Medical Cannabis: Patterns of Use Among Patients With Cancer

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Guest Editor’s Note: Cannabis products are rising in popularity and increasingly used for medical purposes. For appropriate counseling and guidance in an oncology setting, clinicians must understand current cannabis use patterns among patients with cancer. In this article, Nirupa Raghunathan, MD, summarizes a retrospective study of patient experiences with medical cannabis at an academic cancer center’s medical cannabis clinic.

Nirupa Raghunathan, MD

Nirupa Raghunathan, MD


Although cannabis use remains illegal at the federal level, as of October 2023, 38 states in the United States have passed laws allowing access to medical cannabis, with 23 states and the District of Columbia also allowing adult use of recreational cannabis. In medical cannabis programs, cancer is a qualifying condition in nearly all states. There is some evidence that cannabinoids may be effective in the management of symptoms commonly associated with cancer, including sleep, pain, anxiety, appetite, nausea, and vomiting.1-5

My colleagues and I set out to describe patient experiences with medical cannabis, including cannabidiol (CBD), at a dedicated clinic at a National Cancer Institute–designated cancer center, with a focus on use contexts and patients’ reported benefits and harms. We implemented a standardized intake form and abstracted the data for all initial visits from October 2019 to October 2020. We reported descriptive statistics, chi-square analysis, and multivariate logistic regression.

Study Findings

Among 163 unique new patients, the mean patient age was 48, and roughly half were men (n = 84). Patients were predominately White and Non-Hispanic. Among cancer diagnoses, the largest group had sarcoma (22%, n = 36), followed by gastrointestinal malignancies (16%, n = 26); 56% (n = 91) were actively receiving cancer treatment, and 58% (n = 95) had stage IV or advanced disease at the time of intake form completion. The most common treatment received was chemotherapy (87%).

In this study,6 approximately 50% of patients reported sleep, appetite, pain, and anxiety as the reasons for current interest in medical cannabis. About 30% of these patients considered medical cannabis for nausea and cancer treatment. A total of 40% and 46% reported past use of CBD and tetrahydrocannabinol (THC), respectively, for medical purposes. Among past users of CBD, commonly reported benefits were less pain (21%) or anxiety (17%) and improvement in sleep (15%); 92% reported no side effects. Among those with past use of THC, reported benefits included improvements in appetite (40%), sleep (32%), nausea (28%), and pain (17%); side effects included feeling “high.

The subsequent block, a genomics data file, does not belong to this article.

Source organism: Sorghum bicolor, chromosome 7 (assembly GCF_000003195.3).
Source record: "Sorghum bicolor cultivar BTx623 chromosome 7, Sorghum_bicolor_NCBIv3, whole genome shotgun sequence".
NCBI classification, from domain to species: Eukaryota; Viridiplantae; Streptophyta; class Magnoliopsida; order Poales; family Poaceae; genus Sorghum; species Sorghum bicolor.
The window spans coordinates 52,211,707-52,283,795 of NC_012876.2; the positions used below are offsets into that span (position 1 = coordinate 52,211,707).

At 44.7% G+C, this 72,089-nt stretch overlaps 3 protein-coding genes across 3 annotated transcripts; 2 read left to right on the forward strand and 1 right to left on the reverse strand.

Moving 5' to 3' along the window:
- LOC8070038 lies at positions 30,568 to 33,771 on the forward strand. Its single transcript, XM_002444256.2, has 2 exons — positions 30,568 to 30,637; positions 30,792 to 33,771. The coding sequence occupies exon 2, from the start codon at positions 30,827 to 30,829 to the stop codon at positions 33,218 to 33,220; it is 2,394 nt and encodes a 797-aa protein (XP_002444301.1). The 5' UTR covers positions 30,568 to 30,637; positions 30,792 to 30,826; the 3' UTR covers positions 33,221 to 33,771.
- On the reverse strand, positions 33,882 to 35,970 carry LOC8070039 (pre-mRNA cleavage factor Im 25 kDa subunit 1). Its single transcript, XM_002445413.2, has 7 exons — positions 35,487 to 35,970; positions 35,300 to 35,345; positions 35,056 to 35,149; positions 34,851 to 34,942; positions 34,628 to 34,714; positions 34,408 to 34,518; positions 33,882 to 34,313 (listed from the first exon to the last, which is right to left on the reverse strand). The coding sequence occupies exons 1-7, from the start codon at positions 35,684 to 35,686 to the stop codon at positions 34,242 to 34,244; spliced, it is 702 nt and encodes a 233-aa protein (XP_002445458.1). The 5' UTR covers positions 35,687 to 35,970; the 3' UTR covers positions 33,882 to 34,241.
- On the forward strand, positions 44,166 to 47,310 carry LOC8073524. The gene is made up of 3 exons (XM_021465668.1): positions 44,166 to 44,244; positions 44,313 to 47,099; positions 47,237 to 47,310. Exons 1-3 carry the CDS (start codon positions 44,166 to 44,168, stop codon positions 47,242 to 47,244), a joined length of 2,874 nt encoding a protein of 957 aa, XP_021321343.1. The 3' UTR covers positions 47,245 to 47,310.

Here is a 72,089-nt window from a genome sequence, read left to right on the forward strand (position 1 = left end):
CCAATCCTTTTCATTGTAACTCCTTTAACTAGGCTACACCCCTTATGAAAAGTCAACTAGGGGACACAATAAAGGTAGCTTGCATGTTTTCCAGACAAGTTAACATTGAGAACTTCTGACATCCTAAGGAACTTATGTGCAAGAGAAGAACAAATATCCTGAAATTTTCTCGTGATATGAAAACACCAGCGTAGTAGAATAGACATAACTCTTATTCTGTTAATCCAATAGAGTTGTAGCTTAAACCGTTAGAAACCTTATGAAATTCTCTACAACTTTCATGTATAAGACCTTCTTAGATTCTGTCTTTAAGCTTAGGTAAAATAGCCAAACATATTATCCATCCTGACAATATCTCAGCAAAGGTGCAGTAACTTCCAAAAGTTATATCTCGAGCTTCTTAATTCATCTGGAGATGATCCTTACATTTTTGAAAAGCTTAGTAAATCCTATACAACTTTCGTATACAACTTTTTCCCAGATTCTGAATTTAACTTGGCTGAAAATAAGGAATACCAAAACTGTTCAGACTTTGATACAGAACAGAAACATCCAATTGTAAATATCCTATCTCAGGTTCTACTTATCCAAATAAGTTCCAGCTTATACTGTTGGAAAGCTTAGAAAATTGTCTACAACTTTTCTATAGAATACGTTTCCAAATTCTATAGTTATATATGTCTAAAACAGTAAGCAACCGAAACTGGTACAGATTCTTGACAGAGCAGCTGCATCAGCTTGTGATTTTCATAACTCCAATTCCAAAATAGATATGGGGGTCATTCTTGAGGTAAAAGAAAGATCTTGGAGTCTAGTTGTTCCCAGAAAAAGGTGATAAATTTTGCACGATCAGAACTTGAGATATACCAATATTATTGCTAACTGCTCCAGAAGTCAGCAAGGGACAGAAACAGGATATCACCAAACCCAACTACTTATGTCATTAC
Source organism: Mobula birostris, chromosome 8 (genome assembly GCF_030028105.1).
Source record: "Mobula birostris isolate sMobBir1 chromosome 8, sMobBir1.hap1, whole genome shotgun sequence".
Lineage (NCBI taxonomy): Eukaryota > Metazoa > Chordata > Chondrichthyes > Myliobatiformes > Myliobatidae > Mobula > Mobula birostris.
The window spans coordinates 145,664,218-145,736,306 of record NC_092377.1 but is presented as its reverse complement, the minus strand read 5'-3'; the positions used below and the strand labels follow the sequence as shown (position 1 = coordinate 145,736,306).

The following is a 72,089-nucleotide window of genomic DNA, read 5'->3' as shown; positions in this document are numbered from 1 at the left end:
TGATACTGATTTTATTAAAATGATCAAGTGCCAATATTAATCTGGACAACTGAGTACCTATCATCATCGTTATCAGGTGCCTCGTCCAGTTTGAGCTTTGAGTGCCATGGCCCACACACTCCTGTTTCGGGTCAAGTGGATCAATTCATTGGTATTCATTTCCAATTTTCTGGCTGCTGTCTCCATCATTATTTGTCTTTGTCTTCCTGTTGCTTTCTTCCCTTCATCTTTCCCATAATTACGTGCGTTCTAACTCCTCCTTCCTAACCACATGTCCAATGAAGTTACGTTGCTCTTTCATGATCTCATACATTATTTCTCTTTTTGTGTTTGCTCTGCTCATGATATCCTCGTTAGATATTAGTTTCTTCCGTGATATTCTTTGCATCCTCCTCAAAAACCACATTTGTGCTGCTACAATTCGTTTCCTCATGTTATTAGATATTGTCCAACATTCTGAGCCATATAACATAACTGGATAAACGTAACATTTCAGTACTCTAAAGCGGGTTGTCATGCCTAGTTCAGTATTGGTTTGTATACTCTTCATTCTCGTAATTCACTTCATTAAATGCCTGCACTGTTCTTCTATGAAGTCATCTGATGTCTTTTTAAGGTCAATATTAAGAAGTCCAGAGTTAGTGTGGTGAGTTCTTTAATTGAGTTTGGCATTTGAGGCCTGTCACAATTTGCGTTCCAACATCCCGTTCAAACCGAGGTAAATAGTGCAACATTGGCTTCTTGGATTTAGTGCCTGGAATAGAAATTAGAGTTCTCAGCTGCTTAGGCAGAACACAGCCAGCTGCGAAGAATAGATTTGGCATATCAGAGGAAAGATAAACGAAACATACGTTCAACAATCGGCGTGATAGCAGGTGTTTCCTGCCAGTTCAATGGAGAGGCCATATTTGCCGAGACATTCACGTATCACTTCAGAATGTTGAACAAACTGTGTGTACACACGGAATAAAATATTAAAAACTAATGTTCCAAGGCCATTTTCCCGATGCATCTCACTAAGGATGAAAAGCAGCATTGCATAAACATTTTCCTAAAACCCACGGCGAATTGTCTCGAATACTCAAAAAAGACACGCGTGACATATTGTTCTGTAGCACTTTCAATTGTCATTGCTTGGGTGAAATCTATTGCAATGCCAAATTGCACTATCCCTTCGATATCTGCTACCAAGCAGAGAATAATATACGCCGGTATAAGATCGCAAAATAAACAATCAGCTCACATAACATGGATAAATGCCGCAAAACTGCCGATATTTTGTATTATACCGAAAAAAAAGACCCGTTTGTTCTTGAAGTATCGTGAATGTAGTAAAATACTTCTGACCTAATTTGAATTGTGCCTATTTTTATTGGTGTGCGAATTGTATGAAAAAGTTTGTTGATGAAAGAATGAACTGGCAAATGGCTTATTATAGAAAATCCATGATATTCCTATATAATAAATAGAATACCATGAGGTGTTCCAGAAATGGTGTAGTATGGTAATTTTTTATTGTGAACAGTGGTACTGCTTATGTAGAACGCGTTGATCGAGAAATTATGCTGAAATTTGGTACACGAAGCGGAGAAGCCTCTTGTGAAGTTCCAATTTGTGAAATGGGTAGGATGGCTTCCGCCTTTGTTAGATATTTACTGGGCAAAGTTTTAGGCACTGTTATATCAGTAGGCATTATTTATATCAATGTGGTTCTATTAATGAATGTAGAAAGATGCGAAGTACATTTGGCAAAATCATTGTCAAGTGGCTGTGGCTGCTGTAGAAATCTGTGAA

Guest Editor

Jun J. Mao, MD, MSCE

Jun J. Mao, MD, MSCE

Dr. Mao is the Laurance S. Rockefeller Chair in Integrative Medicine and Chief of Integrative Medicine Service at Memorial Sloan Kettering Cancer Center, New York.

Of note, 48 patients (29.5%) were interested in using CBD for cancer treatment. There was no apparent significant association between interest in using CBD for cancer treatment and gender, race, and cancer stage. However, patient age (19.1% for those < age 40 vs 39.7% for those between the ages of 40 and 60 vs 29.7% for those ≥ age 60; P = .040) and active treatment (37.4% in active treatment vs 19.4% not in active treatment; P = .013) were significantly associated with expressing interest in using CBD for cancer treatment. This finding, however, should be interpreted in the context of the mean age of patients in our study, which was 48, compared with the higher national median age of 66 at cancer diagnosis.6

Concluding Thoughts

Evidence that cannabinoids may improve symptoms associated with cancer and its treatments is scant. Some data suggest that THC-containing cannabis may improve chemotherapy-induced nausea and vomiting, although studies are generally of poor quality. Studies of THC, as an adjunct to opioids, for pain have shown some effectiveness, with similar methodologic limitations. To our knowledge, there is no evidence supporting the use of THC for cancer-related anxiety. Data in support of the use of CBD for symptom management are even more scant, but the product’s lack of psychoactive effects makes it an attractive potential therapy.

Amid the growing interest in cannabinoids in the medical community and the general population, as well as shifting attitudes toward cannabis, clinicians must understand current cannabis use patterns among patients with cancer to inform appropriate counseling and guidance. 

DISCLOSURE: Dr. Raghunathan reported no conflicts of interest.


1. Mersiades AJ, Tognela A, Haber PS, et al: Oral cannabinoid-rich THC/CBD cannabis extract for secondary prevention of chemotherapy-induced nausea and vomiting. BMJ Open 8:e020745, 2018.

2. Grimison P, Mersiades A, Kirby A, et al: Oral THC:CBD cannabis extract for refractory chemotherapy-induced nausea and vomiting. Ann Oncol 31:1553-1560, 2020.

3. Strasser F, Luftner D, Possinger K, et al: Comparison of orally administered cannabis extract and delta-9-tetrahydrocannabinol in treating patients with cancer-related anorexia-cachexia syndrome. J Clin Oncol 24:3394-3400, 2006.

4. Shannon S, Lewis N, Lee H, et al: Cannabidiol in anxiety and sleep: A large case series. Perm J 23:18-41, 2019.

5. Bergamaschi MM, Queiroz RH, Chagas MH, et al: Cannabidiol reduces the anxiety induced by simulated public speaking in treatment-naive social phobia patients. Neuropsychopharmacology 36:1219-1226, 2011.

6. Raghunathan NJ, Brens J, Vemuri S, et al: In the weeds: A retrospective study of patient interest in and experience with cannabis at a cancer center. Support Care Cancer 30:7491-7497, 2022.

Dr. Raghunathan is Director of Pediatric Integrative Oncology at the Integrative Medicine Service, Memorial Sloan Kettering Cancer Center, New York.